That a device released this year needs to be qualified with an:

    "ONLY coming LATER in 2018"?

    As if as much dismisses that a mainstream tetherless WiGig solution is finally a reality this year?
    OK... Fine! I believe that the 2nd iteration of Vive shouldn't have taken 2 years either? But sheesh isn't it kind of entitled to believe that a release cycle's designation between stand alone vs package release should be so circumspect?

    People who Already of Vive will appreciate the lower cost of standalone HMD in consideration of their towers and controllers where the only additional cost will be WiGig. And Those without Vive will appreciate the package released later? ( unless released at another exorbitant pricepoint )

    Sounds predictably reasonable no? ( unless I am missing something obvious... again :) )
  • edzieba - Tuesday, January 09, 2018 - link

    Looks like this will be sold as a standalone 'upgrade' to the Vive initially. HTC may be waiting for valve to finally get their finger out and start shipping the newer single-rotor basestations and 'knuckle' controllers before they start bundling, or they want to make the price appear more palatable by cutting the cost of pack-ins. Reply
  • eoffermann - Tuesday, January 09, 2018 - link

    Talks of increasing resolution don't impress me very much. It feels very directionless to me. It's nice - but unless they address screen door, tethering, making outside-in tracking optional, and a host of other things, all increased resolution *really* means is, "That VR-Ready PC you just bought is not VR-Ready any more"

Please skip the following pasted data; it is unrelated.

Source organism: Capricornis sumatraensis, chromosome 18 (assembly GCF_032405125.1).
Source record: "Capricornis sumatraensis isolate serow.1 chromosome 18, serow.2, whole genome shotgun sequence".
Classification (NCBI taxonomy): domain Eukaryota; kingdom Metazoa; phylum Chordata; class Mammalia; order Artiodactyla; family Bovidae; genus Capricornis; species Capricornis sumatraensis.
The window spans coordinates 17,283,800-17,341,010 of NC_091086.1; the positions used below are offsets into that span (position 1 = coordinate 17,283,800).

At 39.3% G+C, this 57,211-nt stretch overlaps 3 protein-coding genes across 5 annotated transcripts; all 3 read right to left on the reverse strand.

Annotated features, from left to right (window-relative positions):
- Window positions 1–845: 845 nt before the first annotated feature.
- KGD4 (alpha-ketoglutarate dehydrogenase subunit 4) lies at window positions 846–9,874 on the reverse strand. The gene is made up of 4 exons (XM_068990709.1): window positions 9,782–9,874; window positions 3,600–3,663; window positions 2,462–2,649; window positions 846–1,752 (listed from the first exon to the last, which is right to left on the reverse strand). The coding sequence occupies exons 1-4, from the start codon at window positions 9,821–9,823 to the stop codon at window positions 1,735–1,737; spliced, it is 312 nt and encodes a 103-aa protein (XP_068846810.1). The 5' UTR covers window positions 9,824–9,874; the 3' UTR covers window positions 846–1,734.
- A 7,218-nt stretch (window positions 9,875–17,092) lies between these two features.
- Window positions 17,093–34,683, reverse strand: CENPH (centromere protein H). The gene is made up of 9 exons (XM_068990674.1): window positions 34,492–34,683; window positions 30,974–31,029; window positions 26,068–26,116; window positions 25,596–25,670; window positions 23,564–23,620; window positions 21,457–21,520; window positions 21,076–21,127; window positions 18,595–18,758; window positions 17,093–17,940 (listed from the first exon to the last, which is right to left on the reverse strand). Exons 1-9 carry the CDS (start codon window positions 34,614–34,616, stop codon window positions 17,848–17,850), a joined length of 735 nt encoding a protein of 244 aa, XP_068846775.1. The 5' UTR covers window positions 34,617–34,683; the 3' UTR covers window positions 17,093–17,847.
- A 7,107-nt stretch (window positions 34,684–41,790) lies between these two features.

I'd also be a lot more enthused with a "Pro" unit meant for Professional use, not just a "Pro" buzzword to justify a higher price. I don't even know what Pro means any more.

    This is what would make me (and I think a lot of other people) happy:

    1. Officially embrace Windows Mixed Reality with a Vive-variant WMR headset. Either eliminate the lighthouses altogether or support them optionally for higher-accuracy controllers. SteamVR already runs (really well) on WMR - so what's the Vive for, exactly? Except for broad sweeping strokes in TiltBrush that leave the WMR FOV, I haven't been able to figure out what Vive is better at.

    2. Make "Pro" mean something again. Forget tacking the "Pro" moniker onto a slightly higher resolution consumer device and adding unexplained features like the extra camera. Make it 4k+, something like the StarVR headset - aimed at theme park and theatrical installations, professional training and simulation, industrial/scientific and so on. It can be strictly Vive tech - lighthouses and so on, built to support large scale spaces. If you're giving it stereo cameras, explain why. Gesture recognition and hand pose estimation? Lighthouse-free head tracking? Spatial understanding?

    In short: Make me feel like there's a product roadmap - a vision for the space.
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    SEA TURTLE Reply